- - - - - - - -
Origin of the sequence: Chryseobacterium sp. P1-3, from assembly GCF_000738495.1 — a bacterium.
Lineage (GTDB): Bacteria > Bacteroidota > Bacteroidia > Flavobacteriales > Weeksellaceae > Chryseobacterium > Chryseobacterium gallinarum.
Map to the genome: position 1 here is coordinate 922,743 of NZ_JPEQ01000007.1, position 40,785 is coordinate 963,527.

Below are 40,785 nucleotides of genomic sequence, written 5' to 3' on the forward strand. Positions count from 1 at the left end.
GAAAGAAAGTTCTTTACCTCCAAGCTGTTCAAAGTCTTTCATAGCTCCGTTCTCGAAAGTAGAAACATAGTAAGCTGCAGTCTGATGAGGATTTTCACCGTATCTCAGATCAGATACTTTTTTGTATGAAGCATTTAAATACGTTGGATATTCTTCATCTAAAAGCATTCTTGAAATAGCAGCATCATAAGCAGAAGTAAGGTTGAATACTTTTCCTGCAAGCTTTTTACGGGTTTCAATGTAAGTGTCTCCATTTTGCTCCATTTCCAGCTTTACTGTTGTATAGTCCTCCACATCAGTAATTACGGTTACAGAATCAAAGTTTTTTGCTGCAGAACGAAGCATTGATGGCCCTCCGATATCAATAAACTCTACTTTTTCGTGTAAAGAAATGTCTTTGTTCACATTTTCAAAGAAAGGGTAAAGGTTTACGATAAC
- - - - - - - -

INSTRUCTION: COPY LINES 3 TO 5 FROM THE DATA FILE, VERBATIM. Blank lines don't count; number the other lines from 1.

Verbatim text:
Map to the genome: position 1 here is coordinate 922,743 of NZ_JPEQ01000007.1, position 40,785 is coordinate 963,527.

Below are 40,785 nucleotides of genomic sequence, written 5' to 3' on the forward strand. Positions count from 1 at the left end.
GAAAGAAAGTTCTTTACCTCCAAGCTGTTCAAAGTCTTTCATAGCTCCGTTCTCGAAAGTAGAAACATAGTAAGCTGCAGTCTGATGAGGATTTTCACCGTATCTCAGATCAGATACTTTTTTGTATGAAGCATTTAAATACGTTGGATATTCTTCATCTAAAAGCATTCTTGAAATAGCAGCATCATAAGCAGAAGTAAGGTTGAATACTTTTCCTGCAAGCTTTTTACGGGTTTCAATGTAAGTGTCTCCATTTTGCTCCATTTCCAGCTTTACTGTTGTATAGTCCTCCACATCAGTAATTACGGTTACAGAATCAAAGTTTTTTGCTGCAGAACGAAGCATTGATGGCCCTCCGATATCAATAAACTCTACTTTTTCGTGTAAAGAAATGTCTTTGTTCACATTTTCAAAGAAAGGGTAAAGGTTTACGATAAC